'Spectral Alphabet' By Jason Molina

I had to pick one Jason Molina song. Jason Molina was in a group called Songs: Ohia, and the Pyramid Electric Company and he did a lot of solo stuff, he was really prolific, and he died young from, he kinda abused alcohol. But I think he's one of the best lyricists I've ever heard. And there's a line in the song I put on there, "Spectral Alphabet," that says, "Their names were inscribed by death in a spectral alphabet, their names looked foreign and they are forgotten by the world ahead." And I don't know but something about that line was just so gripping to me. He's just, he's got a great way with words, and I just wish more people had heard him.

'Right On For The Darkness' By Curtis Mayfield

Marvin Gaye and Curtis Mayfield, I heard that a lot growing up. I went with Curtis Mayfield, "Right on for the Darkness," which is just like, his voice is just so good on that song, and the string arrangements are beautiful.

'Trouble Man' By Marvin Gaye

Marvin Gaye was tough because I kinda wanted to go with something from "What's Going On" because it has a little bit more of social, political overtones that fit the time, and just as an album, it's like the best soul album ever made. But it's hard to separate any of those individual songs cause they're such like, the whole album is a song. So I went with Trouble Man because I love the drum feel on that song and the production on it. And some of his cadences on it remind me of early hip hop-influence cadences, and I thought that was really cool.

'Brokedown Palace' By The Grateful Dead

I put the Grateful Dead on there because everyone always kind of clowns on the Grateful Dead. But the Grateful Dead... American Beauty, and Working Man's Dead? Those albums are tremendous. Great harmonies, great songwriting. You know, I put the song "Brokedown Palace;" it's written by Jerry Garcia and Robert Hunter. I like that because Robert Hunter was not really in the band but wrote a lot of songs for the band, and that's kind of a position that I play in life. But that song was written around the time that Jerry Garcia's mother had passed away. And there's just lyrics and there's something... a certain tone in Jerry Garcia's voice that just like, kills me. Makes me wanna weep. And that's the song that gets me.

'Piano Joint (This Kind Of Love)' (And Intro) By Michael Kiwanuka

I put those two Michael Kiwanuka songs because they go together, it's like one song. That was the last concert I saw before the pandemic. And I went with my mom who had moved out here recently. And I got her that album for Christmas and she loves it so much and these are like these experiences — we didn't go to concerts when I was young. So like, getting to know my mom as an adult is a totally different experience, than knowing her when I was young. And getting to go to that concert with her was, it was really amazing.

Cause I figured out that that album to me has elements of like, Richie Havens, Pink Floyd, and Isaac Hays in some weird stew that works, you know? And it's like this perfect embodiment of music that my mom grew up on, but in a modern landscape. And just kind of sharing that memory with her, and having it be like the last concert before you know, the world was shut down for a little bit, just kind of resonates.

'Journey In Satchidananda' By Alice Coltrane

I came out to California on a Phish tour, which is something that I like to keep in the closet, a lot more so than my Grateful Dead fandom — but I was selling grilled cheeses in a Phish parking lot in 1999 on my way to California. And we would play music out of the back of my Toyota Corolla, and I remember playing Alice Coltrane, "Journey in Satchidananda" and it's just this really hypnotic, harp-based song.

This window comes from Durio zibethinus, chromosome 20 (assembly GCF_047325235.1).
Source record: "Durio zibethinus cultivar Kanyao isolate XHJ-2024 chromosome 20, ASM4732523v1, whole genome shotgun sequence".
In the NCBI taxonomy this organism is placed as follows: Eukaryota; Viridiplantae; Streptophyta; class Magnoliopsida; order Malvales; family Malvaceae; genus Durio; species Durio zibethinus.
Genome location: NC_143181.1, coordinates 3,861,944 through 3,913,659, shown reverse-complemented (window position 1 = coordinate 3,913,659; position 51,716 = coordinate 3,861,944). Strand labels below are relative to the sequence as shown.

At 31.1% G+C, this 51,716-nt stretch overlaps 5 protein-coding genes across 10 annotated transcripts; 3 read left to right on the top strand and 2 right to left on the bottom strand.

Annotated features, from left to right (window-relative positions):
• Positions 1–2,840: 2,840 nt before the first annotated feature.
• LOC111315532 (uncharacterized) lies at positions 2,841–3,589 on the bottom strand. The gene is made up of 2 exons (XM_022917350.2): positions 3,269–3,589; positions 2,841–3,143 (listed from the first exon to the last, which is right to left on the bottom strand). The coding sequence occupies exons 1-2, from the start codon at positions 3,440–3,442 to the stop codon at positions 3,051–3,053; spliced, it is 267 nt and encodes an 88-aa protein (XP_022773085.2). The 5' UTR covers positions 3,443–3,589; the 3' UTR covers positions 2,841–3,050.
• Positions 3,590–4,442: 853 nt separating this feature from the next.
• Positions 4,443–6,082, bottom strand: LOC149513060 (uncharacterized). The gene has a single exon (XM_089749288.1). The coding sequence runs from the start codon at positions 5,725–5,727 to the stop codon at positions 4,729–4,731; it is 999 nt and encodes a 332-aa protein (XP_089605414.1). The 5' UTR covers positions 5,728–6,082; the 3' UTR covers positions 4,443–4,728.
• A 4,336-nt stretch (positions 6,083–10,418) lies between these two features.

After John Coltrane passed — she was John Coltrane's wife — it's Pharoah Sanders and just great players but like, I just remember people walking and stopping. And it was the music that stopped them, not the smell of our garlic grilled cheeses. And then they'd just spend the entire however long that song is, just standing and listening to it, and then at the end they'd ask like, "Hey, uh, do you know which direction I was going when I came here?" And we'd have to recalibrate their beings, you know? But that song has just got a special place in my heart. I just, the first time I heard it I was just like, what is this? It's otherworldly. And I didn't know music like that existed.

It's funny, cause I like the records that I've made over the past 10 years or so. It's a good feeling as an artist, you know. I think we're all constantly critical of things we've done. But I've gotten to this point where I'm really proud of the catalog that I've put out there, and I just hope to keep growing it, trying out new genres that I've never done before. 'Cause why not?

— Alfred Howard, June 2020

This interview has been edited for length. You can find a playlist here (and as is often the case with playlists, Howard made us a much, much longer one here with twice as many tracks here). You can subscribe to Howard's One Year of Songs project at his website,, and write alongside him.

Julia Dixon Evans writes the KPBS Arts newsletter, produces and edits the KPBS/Arts Calendar and works with the KPBS team to cover San Diego's diverse arts scene. Previously, Julia wrote the weekly Culture Report for Voice of San Diego and has reported on arts, culture, books, music, television, dining, the outdoors and more for The A.V. Club, Literary Hub and San Diego CityBeat. She studied literature at UCSD (where she was an oboist in the La Jolla Symphony), and is a published novelist and short fiction writer. She is the founder of Last Exit, a local reading series and literary journal, and she won the 2019 National Magazine Award for Fiction. Julia lives with her family in North Park and loves trail running, vegan tacos and live music.